Dan Davies radio play adapts poorly to the stage, with lacklustre direction and performances, although the writing betrays the spark of a talented dialogue writer. But a rather predictable story and a mundane situation let the writing down, which, combined with the poor production, leads to a rather disappointing overall result.

In an airport departure lounge, we're introduced to Patrick - architect extraordinaire - and his assistant Orienne, both getting ready for a presentation in Tashkent. But Patrick's son has been hit by a car - or has he? And is his son really more important than his job? As Patrick ties to juggle life and work, more and more issues are thrown into the mix - can he possibly keep it all together?

The first main issue here is the simplicity of the story - the concept of choosing between work and family is nothing new, and, in this case, the stakes stay bizarrely low. If the problems became insurmountable, I'd understand the joke, but each new twist doesn't serve to ramp the tension up - just divert it. Sometimes the revelation even lowers the tension - it's a strange rollercoaster ride of a piece. There's also the classic issue that we're not really rooting for anybody - if there's one thing the text shows, it's that none of these characters deserve to come out on top. It's not that the characters are particularly awful - at least then there'd be some revelatory pathos (the kind Ricky Gervais excels in), but they're just petty and dull.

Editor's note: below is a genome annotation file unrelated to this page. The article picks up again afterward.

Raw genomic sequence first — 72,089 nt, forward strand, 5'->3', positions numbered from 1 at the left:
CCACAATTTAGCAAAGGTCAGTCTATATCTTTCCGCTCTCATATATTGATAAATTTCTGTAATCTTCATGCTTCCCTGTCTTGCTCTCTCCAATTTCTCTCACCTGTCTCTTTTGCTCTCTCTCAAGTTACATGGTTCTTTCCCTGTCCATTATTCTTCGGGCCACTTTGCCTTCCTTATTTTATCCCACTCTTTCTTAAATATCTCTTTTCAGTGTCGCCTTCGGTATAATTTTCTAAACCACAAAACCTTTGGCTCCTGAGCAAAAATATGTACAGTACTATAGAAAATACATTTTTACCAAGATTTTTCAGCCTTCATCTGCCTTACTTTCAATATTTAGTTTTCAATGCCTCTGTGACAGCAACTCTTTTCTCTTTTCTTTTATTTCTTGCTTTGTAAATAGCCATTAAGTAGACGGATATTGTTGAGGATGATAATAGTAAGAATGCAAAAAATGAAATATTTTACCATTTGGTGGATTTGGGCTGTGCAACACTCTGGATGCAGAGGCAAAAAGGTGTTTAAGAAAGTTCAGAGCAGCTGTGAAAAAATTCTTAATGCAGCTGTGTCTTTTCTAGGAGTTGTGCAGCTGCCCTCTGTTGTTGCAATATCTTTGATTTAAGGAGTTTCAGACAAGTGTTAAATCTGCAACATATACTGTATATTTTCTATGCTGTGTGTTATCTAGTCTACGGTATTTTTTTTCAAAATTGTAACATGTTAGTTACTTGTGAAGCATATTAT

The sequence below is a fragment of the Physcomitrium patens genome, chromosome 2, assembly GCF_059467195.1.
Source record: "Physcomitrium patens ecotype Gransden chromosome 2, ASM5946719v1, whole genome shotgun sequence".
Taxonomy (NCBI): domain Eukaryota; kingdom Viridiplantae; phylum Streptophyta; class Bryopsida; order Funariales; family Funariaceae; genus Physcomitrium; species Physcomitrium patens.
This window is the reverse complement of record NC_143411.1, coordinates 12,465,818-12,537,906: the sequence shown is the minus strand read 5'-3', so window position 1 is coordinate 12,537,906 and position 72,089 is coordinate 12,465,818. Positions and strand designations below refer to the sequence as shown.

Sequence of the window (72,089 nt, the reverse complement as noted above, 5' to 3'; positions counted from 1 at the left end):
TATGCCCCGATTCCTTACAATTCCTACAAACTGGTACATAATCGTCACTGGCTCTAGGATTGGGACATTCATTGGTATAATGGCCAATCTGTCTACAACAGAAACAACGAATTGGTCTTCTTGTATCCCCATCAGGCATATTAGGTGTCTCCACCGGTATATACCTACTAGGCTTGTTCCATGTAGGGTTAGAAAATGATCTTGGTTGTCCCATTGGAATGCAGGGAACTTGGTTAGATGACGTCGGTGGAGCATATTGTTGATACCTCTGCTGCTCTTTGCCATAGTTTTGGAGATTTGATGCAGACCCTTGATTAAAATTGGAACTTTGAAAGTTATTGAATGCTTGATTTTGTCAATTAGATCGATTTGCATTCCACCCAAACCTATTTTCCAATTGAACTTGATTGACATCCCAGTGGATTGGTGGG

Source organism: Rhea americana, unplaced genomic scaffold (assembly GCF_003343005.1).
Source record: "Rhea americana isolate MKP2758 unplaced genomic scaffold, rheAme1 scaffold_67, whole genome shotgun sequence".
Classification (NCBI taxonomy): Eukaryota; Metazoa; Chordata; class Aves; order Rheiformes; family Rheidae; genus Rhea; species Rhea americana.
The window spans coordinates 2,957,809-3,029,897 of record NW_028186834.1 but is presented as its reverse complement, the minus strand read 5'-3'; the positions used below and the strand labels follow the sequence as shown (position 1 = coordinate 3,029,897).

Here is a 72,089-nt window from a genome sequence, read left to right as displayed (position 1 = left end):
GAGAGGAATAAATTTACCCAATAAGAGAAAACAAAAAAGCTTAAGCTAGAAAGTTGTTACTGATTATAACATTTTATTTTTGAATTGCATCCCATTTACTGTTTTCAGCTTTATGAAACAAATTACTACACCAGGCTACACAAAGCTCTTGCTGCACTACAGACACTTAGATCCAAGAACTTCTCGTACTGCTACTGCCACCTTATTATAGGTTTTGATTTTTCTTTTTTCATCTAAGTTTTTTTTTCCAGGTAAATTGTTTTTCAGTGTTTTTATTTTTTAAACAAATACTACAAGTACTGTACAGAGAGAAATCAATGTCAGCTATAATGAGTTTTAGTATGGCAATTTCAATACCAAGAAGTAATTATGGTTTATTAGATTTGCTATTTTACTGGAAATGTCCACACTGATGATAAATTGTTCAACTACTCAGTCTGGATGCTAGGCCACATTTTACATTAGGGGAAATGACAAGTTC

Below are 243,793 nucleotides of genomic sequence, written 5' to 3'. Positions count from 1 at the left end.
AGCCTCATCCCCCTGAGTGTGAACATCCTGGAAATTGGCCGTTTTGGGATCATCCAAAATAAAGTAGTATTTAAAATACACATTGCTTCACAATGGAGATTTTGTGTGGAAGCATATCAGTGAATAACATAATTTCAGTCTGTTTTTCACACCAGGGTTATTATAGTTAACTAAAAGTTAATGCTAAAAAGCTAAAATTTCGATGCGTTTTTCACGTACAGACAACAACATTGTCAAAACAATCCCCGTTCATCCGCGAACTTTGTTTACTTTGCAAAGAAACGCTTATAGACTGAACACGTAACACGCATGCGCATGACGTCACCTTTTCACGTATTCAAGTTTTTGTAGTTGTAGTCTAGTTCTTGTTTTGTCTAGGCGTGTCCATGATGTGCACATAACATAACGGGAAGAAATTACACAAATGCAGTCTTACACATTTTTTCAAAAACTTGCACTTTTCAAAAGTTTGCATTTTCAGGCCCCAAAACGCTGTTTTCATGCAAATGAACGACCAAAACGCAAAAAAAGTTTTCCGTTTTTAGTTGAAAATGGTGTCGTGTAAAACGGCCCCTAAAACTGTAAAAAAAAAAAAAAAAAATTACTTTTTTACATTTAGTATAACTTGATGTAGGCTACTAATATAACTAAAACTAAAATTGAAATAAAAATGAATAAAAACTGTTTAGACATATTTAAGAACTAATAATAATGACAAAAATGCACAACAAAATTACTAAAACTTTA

I suppose it is very cut from life, and that certainly comes across in Davies' dialogue, which manages to straddle the border between naturalism and comic exaggeration as well as you'd expect from someone with so successful a radio career. But it doesn't translate well to the stage - there's no action, and everything hangs on language. It doesn't help that the direction is particularly hamstrung: a screen at the side shows endless poorly animated loops that have no bearing on the story, and the pace is painfully slow for a piece where the tension should be high. The performers also range from decent to awful - which, again, just slows everything down.

It's mostly a shame for the dialogue - this is clearly a writer with an excellent grasp of language who can write good lines, but I dearly wish they were in a different play. The plot needs to be tighter, and I hope this experience inspires Davies to write another piece for the stage - he certainly has the ability. The less said about this production, however, the better.

Is Anything Broken?, at Tristan Bates TheatreChris Hislop reviews Is Anything Broken? at the Camden Fringe.2